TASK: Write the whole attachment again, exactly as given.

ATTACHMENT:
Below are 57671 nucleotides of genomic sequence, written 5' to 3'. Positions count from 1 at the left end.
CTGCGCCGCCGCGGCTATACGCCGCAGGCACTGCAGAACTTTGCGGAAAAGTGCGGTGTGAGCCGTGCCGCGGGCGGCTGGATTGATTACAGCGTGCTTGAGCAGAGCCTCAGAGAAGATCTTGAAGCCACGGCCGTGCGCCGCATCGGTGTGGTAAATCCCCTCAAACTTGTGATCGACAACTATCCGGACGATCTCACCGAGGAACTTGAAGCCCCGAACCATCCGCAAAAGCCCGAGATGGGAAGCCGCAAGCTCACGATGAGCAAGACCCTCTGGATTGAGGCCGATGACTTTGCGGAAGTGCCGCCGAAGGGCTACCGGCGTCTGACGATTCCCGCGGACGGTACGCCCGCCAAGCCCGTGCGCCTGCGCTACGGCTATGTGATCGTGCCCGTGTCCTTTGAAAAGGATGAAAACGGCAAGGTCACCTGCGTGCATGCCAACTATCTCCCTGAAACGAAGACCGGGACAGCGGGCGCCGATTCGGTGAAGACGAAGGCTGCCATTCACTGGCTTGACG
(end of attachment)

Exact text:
Below are 57671 nucleotides of genomic sequence, written 5' to 3'. Positions count from 1 at the left end.
CTGCGCCGCCGCGGCTATACGCCGCAGGCACTGCAGAACTTTGCGGAAAAGTGCGGTGTGAGCCGTGCCGCGGGCGGCTGGATTGATTACAGCGTGCTTGAGCAGAGCCTCAGAGAAGATCTTGAAGCCACGGCCGTGCGCCGCATCGGTGTGGTAAATCCCCTCAAACTTGTGATCGACAACTATCCGGACGATCTCACCGAGGAACTTGAAGCCCCGAACCATCCGCAAAAGCCCGAGATGGGAAGCCGCAAGCTCACGATGAGCAAGACCCTCTGGATTGAGGCCGATGACTTTGCGGAAGTGCCGCCGAAGGGCTACCGGCGTCTGACGATTCCCGCGGACGGTACGCCCGCCAAGCCCGTGCGCCTGCGCTACGGCTATGTGATCGTGCCCGTGTCCTTTGAAAAGGATGAAAACGGCAAGGTCACCTGCGTGCATGCCAACTATCTCCCTGAAACGAAGACCGGGACAGCGGGCGCCGATTCGGTGAAGACGAAGGCTGCCATTCACTGGCTTGACG